I would bet any amount of money that this staff member is confusing vital wheat gluten with high gluten flour.  NY area pizzerias have access to flours with as much gluten as they'd ever need.  There's no way any of them would shell out the extra money for VWG.

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Re: NJ Boardwalk Pizza
« Reply #1565 on: January 02, 2013, 07:25:45 AM »
jimt2013,

I am glad you and your family think you have successfully recreated a Mackís, or Manco and Manco pizza.  I am also glad you believe guar gum helped your dough become more strong.  I really donít know much of anything about guar gum or xantham gum in pizza dough.  It is good to hear you might have found something better than a Manco and Manco pizza.  That can happen because pizza businesses arenít always consistent in making their pies as I have found out.


As you might have read on this thread I also became somewhat obsessed with trying to sort of clone a Mackís pizza.  This last summer I also ate Manco and Manco pizza.

Really the only reason I was using VWG in some of my last few attempts was for home pizza makers that donít have access to high gluten flours.  I did confirm that Mackís pizza in Wildwood uses Kyrol flour, or did at the time I was there.  I believe Scott123 is right in that the staff was confusing VWG with high gluten flour.  Pizza business donít have to add VWG to their flours.  High gluten flours are easily obtainable for pizza businesses.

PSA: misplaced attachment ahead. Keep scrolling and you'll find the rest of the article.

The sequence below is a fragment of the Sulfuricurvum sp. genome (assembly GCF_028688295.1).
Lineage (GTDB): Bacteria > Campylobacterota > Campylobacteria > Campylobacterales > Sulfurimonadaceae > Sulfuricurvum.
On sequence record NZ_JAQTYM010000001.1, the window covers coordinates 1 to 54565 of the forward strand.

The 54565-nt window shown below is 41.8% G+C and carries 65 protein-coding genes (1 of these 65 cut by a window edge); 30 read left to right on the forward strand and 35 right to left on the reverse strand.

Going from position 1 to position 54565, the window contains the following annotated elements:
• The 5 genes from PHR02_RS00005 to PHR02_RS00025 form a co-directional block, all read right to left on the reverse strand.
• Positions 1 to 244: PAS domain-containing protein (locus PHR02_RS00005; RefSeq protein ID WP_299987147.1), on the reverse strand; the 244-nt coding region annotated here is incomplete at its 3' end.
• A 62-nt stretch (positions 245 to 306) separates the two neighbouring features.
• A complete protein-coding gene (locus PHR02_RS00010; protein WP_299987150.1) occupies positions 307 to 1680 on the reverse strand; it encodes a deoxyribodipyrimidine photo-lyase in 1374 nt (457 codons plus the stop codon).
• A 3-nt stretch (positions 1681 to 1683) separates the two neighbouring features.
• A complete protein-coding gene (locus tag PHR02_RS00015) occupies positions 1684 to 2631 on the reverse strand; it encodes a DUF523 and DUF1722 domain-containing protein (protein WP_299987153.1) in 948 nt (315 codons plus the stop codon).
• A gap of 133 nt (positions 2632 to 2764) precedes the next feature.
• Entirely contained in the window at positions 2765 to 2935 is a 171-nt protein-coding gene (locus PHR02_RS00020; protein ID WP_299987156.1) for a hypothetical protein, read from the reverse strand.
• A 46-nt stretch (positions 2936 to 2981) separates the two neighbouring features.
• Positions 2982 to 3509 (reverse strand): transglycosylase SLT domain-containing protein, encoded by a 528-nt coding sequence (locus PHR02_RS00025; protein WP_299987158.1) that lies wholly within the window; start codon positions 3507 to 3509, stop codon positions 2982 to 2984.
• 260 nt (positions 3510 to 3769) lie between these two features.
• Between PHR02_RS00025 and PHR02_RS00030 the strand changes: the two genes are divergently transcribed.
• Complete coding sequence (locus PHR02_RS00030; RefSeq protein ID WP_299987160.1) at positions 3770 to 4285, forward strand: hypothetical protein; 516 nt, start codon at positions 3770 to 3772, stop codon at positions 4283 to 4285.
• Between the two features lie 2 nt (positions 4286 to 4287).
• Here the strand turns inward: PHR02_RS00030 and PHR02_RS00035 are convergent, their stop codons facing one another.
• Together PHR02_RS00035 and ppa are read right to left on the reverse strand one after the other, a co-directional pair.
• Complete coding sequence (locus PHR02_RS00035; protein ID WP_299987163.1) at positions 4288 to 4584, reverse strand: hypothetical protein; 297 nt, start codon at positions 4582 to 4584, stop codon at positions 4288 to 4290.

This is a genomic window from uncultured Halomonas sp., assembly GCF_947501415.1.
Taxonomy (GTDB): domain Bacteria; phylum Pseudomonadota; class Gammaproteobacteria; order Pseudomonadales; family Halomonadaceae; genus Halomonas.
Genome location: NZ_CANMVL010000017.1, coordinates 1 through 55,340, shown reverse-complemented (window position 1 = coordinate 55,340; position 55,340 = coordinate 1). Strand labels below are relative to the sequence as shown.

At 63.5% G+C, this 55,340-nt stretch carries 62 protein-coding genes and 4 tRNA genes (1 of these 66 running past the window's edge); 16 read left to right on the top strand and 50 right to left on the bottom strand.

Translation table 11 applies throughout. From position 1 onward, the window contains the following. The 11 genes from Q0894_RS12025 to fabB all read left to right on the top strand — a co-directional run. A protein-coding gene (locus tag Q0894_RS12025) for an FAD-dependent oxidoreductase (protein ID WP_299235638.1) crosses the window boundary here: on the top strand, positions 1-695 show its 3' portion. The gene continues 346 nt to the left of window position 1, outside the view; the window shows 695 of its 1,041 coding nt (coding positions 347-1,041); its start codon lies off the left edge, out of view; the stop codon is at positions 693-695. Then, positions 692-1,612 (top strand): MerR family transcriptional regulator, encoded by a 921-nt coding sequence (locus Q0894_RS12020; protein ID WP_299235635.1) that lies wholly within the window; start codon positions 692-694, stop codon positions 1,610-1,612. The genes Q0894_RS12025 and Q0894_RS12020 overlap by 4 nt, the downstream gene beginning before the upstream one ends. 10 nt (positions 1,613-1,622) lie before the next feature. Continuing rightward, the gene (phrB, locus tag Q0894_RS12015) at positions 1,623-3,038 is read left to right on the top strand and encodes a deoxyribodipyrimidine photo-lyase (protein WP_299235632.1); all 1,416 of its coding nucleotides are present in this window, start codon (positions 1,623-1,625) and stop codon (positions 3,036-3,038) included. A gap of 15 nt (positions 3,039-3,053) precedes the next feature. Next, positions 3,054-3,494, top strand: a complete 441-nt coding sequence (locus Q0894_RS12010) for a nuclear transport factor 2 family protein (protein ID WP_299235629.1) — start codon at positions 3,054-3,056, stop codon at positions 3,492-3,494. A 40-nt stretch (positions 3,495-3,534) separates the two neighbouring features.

If you are interested I posted different times when I was at Mackís and Manco and Manco.  Going back to May of 2010 at Reply 211 http://www.pizzamaking.com/forum/index.php/topic,9068.msg97850.html#msg97850 and posts on the next couple of pages.  I was able to confirm about the Kyrol flour.  Erasmo and I both confirmed that Mackís is using Gangi Extra Heavy Sauce, which would need to be watered down.  I did purchase the Gangi Sauce and few times and it does taste just like Mackís sauce.  I canít find any place near me to purchase it anymore, but have done some tests with Walmartís Great Value tomato paste and it is close enough for me.  I donít know if you are aware, but there is also a cheese thread to go along with this thread.  It is at http://www.pizzamaking.com/forum/index.php/topic,13499.0.html  I talked to a distributor in NJ that said Manco and Manco does use Nasonville 3 month old aged cheddar in the 40 lb. blocks.  Nasonville cheddar can be purchased online.  I did purchase a big block (41 lbs.) of Nasonville cheddar from a distributor near Philly, but it wasnít aged enough.  Right now I am trying to age 3 month old Nasonville white cheddar to get that extra tang before I try it on another Mackís attempt.  You would need to call Nasonville to see if they still sell the 3 month old aged white cheddar, because of this morning I donít see it listed. http://www.nasonvilledairy.com/   I am not even sure if the 3 month old aged white cheddar will still give me the right taste after it is aged more.